WhatsApp flaw let attackers install spyware with a phone call

A feature of the messaging app was used to secretly install malicious code, the Financial Times reports.

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A vulnerability in messaging app WhatsApp allowed attackers to install spyware onto phones, the Financial Times reported Monday.

The malicious code, developed by Israeli company NSO Group, was installed on both iPhones and Android phones through the app's phone call feature, the newspaper reported. The spyware could be transmitted even if the target victim didn't answer their phone, and the calls often disappeared from users' call logs.

Facebook-owned  WhatsApp  said the attack has the hallmarks of a private company that reportedly works with governments to deliver spyware that takes over the functions of mobile phone operating systems.

Watch this: WhatsApp update fights malware that infects devices with just a call

"WhatsApp encourages people to upgrade to the latest version of our app, as well as keep their mobile operating system up to date, to protect against potential targeted exploits designed to compromise information stored on mobile devices," a WhatsApp spokesperson said in a statement.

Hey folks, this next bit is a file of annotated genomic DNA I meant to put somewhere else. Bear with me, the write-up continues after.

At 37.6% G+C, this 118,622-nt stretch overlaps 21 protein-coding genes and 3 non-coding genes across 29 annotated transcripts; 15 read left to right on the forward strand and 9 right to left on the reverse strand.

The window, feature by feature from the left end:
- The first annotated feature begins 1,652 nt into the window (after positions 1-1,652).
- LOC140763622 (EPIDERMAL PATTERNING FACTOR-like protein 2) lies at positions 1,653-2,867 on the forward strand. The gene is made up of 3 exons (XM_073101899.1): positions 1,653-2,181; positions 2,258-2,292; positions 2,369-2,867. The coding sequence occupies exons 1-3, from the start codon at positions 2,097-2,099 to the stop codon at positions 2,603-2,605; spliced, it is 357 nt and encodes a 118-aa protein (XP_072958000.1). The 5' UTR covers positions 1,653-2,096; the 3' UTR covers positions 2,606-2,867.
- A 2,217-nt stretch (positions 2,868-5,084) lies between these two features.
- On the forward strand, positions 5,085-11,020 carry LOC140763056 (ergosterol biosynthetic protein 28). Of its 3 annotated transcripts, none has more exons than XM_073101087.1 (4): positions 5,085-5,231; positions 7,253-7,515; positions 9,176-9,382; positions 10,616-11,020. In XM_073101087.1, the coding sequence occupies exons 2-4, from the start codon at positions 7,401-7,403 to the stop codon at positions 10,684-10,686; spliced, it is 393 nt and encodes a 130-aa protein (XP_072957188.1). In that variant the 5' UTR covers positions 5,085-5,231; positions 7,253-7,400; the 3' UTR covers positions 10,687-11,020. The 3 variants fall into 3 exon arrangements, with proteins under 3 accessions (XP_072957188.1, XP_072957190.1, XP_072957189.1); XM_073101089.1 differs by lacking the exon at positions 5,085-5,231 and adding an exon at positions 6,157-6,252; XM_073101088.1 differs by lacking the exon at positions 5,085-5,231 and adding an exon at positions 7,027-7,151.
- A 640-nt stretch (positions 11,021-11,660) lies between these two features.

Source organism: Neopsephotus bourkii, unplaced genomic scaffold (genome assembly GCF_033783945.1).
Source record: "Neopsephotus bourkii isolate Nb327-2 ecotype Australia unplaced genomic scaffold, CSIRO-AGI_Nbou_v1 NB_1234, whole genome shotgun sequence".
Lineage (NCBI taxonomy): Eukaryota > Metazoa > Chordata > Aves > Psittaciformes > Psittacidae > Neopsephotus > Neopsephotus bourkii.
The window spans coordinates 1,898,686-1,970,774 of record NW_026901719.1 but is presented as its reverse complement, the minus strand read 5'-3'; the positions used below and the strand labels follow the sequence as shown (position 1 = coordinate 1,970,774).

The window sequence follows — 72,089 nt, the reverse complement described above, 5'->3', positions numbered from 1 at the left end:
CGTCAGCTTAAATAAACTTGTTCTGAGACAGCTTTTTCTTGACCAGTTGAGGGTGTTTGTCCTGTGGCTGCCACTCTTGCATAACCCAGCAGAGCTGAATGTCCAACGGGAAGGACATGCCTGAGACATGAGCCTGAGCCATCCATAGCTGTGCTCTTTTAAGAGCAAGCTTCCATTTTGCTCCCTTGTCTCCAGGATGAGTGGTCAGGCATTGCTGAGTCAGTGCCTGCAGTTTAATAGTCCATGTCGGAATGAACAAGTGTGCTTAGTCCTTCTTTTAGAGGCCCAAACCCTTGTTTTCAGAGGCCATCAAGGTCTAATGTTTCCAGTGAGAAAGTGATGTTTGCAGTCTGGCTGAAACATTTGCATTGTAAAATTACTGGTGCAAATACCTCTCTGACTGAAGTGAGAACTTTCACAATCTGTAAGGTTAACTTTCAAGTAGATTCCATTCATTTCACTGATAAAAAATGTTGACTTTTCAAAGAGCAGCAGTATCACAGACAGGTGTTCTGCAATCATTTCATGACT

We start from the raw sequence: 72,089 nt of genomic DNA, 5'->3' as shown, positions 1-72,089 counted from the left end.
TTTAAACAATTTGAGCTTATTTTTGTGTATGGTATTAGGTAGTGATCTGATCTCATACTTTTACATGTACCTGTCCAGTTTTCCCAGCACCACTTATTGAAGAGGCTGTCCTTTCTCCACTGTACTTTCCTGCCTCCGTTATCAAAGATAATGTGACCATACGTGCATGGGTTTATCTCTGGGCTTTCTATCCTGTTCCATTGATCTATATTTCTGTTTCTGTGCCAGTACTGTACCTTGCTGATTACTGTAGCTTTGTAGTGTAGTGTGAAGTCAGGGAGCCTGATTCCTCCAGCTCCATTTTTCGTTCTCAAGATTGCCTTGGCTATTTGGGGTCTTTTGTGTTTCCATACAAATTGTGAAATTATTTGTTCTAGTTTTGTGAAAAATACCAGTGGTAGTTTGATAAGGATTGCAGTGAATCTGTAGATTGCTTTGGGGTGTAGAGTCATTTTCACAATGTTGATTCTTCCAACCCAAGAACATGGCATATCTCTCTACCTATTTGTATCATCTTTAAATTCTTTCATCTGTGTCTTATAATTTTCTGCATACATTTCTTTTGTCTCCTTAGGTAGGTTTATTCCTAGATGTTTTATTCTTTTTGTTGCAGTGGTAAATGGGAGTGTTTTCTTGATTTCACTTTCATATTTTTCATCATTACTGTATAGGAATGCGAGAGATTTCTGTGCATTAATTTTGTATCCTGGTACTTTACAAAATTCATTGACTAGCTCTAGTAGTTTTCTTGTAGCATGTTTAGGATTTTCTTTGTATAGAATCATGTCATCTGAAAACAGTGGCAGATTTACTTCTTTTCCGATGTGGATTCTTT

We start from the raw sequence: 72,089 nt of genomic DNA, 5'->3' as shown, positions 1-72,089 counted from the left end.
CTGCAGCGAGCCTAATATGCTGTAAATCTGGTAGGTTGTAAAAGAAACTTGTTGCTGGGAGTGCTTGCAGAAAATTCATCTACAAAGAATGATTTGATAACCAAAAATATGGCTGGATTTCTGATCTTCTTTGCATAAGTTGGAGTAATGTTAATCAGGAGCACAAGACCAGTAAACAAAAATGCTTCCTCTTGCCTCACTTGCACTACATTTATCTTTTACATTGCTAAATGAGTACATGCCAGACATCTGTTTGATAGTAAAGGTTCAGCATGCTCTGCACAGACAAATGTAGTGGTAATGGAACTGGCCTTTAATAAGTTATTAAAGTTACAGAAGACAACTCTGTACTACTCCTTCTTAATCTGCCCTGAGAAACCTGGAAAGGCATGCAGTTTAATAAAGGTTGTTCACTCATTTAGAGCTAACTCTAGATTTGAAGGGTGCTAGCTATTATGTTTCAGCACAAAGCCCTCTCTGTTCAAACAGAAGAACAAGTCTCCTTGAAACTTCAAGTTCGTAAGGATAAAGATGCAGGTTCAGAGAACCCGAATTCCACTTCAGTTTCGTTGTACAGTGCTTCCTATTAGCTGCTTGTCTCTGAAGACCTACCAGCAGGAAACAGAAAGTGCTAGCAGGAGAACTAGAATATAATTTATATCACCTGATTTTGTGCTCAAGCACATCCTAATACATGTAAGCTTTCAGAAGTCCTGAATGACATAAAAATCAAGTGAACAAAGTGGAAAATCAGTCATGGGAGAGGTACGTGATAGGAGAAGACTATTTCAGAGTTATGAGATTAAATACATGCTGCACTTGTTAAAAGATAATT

In 2016, NSO Group was accused of providing spyware to nation-states to steal data from activists' iPhones. The company has said it obeys applicable laws.

NSO said Monday that its technology is licensed to governments to fight crime and terror.

"The company does not operate the system, and after a rigorous licensing and vetting process, intelligence and law enforcement determine how to use the technology to support their public safety missions," NSO said in a statement. "We investigate any credible allegations of misuse and if necessary, we take action, including shutting down the system.

"Under no circumstances would NSO be involved in the operating or identifying of targets of its technology, which is solely operated by intelligence and law enforcement agencies," NSO said, adding that it would never use its own technology to target an individual or organizaton.

WhatsApp, which has about 1.5 billion users, reportedly doesn't know how many phones may have been infected with the spyware.

Engineers at the company were working to close the vulnerability Sunday night and issued a patch for customers on Monday, the Financial Times reported. 

WhatsApp said it informed the US Justice Department of the vulnerability last week.

The Justice Department didn't immediately respond to requests for comment.

Originally published at 4:45 p.m. PT
Update at 6:55 p.m.: Added NSO comment.